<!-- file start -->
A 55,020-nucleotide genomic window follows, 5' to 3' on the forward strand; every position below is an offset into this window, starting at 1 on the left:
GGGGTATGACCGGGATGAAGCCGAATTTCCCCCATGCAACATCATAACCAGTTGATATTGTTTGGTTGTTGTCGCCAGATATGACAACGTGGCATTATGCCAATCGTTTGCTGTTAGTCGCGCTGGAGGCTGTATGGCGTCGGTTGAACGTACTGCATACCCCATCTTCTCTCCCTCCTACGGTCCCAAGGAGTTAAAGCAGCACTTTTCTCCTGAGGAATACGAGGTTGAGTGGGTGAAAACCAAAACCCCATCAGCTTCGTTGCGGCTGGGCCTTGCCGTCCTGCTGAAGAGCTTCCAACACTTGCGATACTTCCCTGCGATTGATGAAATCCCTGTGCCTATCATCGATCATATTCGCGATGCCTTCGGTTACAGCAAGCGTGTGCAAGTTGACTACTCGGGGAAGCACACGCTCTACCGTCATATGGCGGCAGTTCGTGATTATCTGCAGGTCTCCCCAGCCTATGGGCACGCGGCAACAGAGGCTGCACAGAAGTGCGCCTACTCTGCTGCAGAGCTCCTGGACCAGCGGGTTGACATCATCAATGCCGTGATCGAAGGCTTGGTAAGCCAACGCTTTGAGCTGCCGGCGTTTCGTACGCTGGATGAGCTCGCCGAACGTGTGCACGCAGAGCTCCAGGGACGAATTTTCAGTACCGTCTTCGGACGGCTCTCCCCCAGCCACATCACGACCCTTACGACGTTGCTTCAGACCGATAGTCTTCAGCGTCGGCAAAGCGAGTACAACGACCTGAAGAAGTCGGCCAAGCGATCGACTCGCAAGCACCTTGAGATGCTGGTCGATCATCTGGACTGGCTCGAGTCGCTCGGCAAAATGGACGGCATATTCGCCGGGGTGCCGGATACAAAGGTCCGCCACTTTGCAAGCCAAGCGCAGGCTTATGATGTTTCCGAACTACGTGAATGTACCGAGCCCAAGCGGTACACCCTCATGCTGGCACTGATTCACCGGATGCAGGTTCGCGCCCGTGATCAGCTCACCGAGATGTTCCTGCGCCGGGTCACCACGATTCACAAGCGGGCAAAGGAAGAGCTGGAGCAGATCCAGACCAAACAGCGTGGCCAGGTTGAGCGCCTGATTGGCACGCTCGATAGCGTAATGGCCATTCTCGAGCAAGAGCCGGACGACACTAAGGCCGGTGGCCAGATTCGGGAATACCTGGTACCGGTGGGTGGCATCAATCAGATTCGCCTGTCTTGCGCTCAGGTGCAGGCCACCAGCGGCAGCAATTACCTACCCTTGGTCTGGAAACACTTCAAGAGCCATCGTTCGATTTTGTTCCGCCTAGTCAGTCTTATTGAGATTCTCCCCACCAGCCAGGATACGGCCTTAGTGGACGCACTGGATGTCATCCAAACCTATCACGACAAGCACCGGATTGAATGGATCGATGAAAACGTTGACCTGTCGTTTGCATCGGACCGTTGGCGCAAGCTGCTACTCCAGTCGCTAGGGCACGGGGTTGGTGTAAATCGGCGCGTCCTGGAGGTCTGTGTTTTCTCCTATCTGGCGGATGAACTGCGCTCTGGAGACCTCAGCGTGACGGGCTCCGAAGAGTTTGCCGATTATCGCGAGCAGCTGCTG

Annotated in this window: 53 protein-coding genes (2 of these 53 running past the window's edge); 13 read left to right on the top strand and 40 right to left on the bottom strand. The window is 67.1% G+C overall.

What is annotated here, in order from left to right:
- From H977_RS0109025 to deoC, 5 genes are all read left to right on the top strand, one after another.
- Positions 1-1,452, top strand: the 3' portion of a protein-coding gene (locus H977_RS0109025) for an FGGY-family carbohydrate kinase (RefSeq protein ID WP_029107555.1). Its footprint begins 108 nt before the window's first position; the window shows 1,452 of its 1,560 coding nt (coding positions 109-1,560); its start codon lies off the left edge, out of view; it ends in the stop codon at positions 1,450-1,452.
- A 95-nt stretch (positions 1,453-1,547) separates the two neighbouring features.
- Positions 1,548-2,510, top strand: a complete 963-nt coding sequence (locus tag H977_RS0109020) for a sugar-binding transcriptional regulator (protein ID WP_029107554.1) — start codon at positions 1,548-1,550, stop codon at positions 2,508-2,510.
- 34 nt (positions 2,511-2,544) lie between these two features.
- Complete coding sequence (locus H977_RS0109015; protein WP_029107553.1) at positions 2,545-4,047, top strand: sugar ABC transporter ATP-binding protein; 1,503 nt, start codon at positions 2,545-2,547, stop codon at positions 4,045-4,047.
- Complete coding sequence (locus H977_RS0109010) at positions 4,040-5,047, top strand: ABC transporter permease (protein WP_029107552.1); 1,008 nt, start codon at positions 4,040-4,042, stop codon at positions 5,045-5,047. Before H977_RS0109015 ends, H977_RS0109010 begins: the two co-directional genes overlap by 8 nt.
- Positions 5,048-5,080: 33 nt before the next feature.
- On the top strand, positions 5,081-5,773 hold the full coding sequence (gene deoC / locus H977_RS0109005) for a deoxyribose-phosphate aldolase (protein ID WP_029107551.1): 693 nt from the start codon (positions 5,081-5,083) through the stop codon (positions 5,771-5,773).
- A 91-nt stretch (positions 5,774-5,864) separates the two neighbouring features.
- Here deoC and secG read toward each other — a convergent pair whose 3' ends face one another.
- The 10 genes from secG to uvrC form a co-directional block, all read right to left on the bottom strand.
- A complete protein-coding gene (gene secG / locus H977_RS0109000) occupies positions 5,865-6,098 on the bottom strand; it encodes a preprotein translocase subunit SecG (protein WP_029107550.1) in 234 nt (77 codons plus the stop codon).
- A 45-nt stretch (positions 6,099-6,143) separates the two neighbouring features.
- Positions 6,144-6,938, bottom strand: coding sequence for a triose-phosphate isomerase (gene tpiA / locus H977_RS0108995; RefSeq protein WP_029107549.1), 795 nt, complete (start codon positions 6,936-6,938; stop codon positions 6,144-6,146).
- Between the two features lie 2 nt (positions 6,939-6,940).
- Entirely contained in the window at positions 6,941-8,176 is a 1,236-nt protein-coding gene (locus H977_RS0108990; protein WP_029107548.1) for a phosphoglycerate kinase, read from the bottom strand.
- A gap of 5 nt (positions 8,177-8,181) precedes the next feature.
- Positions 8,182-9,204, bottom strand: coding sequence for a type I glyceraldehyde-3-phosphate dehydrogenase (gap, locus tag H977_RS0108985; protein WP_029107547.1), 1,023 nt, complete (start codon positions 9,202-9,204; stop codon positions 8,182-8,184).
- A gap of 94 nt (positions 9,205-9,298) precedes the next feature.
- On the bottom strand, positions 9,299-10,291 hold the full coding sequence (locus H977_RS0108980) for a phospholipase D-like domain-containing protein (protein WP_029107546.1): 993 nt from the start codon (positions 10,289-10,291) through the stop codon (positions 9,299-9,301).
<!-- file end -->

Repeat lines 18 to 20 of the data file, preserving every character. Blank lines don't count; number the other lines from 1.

- A 45-nt stretch (positions 6,099-6,143) separates the two neighbouring features.
- Positions 6,144-6,938, bottom strand: coding sequence for a triose-phosphate isomerase (gene tpiA / locus H977_RS0108995; RefSeq protein WP_029107549.1), 795 nt, complete (start codon positions 6,936-6,938; stop codon positions 6,144-6,146).
- Between the two features lie 2 nt (positions 6,939-6,940).